Productivity Pick-Me-Ups :: Zotero (bibliographic software)

Doing a PhD means reading…a lot of reading. However, a necessary result of this is that it also requires a lot of references and a lot of organisation. Before I came across Zotero I did all references and bibliographies manually as I went along. This worked well but was far from ideal.

Bibliography/Reference management software is thus an ideal item for those working in research. Not only does it offer you a place to store all your references easily (and across all machines) but also allows you to attach PDFs, notes and more to them for easy access.

The most famous reference manager is, probably, EndNote. I personally found this too clunky and not flexible enough. It is also proprietary (i.e. expensive). In contrast, Zotero is open source and, frankly, superb. It is simple, clean and effective. Its MS Word Plug-in for inserting references directly and correctly formatted into your word document is spot on. Indeed, the only issue I do have with it is the problem of editing referencing styles. However, this is only a tiny niggle and the csl files are quite straightforward to edit (if not as easy as EndNote’s approach) and the Zotero forums are a rich area to get help in this respect.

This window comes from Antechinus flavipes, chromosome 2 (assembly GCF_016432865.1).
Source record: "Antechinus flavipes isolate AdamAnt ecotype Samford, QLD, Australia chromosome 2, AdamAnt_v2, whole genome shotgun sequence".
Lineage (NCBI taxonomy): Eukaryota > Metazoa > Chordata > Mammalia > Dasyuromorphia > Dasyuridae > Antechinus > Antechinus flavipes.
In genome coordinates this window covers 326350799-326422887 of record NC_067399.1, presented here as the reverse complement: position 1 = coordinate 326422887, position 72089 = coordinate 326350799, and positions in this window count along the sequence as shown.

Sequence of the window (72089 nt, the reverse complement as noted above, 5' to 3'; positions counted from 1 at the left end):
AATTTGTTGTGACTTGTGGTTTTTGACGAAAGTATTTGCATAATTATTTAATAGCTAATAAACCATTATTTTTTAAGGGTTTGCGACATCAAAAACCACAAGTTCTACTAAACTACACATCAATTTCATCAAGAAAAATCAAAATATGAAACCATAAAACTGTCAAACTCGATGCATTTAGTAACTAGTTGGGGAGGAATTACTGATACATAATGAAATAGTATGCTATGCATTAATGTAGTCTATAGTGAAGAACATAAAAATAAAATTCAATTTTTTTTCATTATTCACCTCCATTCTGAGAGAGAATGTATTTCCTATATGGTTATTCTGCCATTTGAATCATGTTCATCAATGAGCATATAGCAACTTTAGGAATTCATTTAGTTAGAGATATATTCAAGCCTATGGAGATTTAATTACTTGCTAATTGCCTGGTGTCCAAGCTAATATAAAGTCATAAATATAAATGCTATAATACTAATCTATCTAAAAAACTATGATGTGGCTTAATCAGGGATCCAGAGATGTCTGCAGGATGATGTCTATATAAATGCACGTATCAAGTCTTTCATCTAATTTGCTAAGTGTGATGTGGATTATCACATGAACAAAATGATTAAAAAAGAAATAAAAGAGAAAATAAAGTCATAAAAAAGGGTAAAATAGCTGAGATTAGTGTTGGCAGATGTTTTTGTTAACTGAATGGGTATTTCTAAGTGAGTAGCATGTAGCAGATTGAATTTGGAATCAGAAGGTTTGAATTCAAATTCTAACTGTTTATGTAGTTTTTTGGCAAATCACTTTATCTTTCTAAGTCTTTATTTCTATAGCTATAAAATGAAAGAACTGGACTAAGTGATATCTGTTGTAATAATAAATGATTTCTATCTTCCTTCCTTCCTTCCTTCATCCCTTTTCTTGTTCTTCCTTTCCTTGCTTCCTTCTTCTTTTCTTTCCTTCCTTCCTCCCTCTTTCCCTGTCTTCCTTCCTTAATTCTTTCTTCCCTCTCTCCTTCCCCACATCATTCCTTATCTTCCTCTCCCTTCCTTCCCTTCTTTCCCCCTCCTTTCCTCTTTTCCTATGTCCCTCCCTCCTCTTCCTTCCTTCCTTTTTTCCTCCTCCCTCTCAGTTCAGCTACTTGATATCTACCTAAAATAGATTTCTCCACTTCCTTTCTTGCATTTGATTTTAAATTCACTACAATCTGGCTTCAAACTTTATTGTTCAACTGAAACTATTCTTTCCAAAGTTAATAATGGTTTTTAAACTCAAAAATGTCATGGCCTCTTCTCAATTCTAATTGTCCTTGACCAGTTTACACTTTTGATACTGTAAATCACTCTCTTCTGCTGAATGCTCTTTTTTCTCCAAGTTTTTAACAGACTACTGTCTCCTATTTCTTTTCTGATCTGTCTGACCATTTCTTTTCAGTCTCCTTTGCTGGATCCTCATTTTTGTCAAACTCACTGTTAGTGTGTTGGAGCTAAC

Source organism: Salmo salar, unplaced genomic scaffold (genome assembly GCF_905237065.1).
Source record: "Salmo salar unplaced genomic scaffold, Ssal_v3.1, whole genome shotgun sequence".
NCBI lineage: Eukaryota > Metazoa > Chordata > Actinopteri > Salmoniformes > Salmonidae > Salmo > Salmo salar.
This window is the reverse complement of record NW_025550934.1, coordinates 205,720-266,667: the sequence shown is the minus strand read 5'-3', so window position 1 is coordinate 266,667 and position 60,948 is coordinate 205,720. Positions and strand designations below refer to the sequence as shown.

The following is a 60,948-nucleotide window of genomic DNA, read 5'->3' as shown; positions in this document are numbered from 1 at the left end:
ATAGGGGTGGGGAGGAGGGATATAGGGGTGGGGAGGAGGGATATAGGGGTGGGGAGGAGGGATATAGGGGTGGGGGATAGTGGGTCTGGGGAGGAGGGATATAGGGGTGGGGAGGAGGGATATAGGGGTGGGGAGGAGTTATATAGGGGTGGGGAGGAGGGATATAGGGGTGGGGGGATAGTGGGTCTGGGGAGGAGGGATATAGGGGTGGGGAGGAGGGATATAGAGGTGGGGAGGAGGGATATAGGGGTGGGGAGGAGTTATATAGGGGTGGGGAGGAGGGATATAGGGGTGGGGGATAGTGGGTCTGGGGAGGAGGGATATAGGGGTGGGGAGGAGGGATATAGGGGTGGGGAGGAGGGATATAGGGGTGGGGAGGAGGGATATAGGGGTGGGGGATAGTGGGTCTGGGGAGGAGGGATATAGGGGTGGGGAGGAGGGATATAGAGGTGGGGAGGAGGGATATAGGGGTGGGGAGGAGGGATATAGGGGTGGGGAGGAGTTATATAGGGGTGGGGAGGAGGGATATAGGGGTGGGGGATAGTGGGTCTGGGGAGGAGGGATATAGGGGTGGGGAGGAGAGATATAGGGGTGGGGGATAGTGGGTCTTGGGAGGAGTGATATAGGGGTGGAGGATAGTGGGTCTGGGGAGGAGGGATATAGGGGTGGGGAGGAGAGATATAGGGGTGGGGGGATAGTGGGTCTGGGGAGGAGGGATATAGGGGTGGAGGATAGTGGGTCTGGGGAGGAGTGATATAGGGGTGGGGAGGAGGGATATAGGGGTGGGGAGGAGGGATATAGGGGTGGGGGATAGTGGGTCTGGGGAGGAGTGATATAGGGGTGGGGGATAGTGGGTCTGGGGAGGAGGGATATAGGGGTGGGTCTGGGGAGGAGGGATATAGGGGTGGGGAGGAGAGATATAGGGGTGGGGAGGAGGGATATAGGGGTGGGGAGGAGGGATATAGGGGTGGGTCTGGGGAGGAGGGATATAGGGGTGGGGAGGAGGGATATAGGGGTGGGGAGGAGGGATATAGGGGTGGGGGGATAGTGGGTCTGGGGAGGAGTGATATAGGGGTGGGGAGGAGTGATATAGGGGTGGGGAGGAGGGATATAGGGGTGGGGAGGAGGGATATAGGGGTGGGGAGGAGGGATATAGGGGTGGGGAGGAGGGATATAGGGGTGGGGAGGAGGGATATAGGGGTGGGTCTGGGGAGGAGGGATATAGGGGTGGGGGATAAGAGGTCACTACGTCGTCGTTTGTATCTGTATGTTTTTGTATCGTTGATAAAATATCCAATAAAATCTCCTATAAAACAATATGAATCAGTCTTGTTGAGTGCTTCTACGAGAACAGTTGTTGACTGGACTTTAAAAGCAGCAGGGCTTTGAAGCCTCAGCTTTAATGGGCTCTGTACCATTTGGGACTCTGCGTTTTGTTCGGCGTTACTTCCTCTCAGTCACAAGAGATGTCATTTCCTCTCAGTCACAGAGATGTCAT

Overall, if you’re a researcher and you are not using a reference manager. You have to give it a try as it could save you countless hours over the period of a long project. What is more, why not start with Zotero first!

(Other reference managers include Papers, Mendeley and more. Take a look around online to find out more options)

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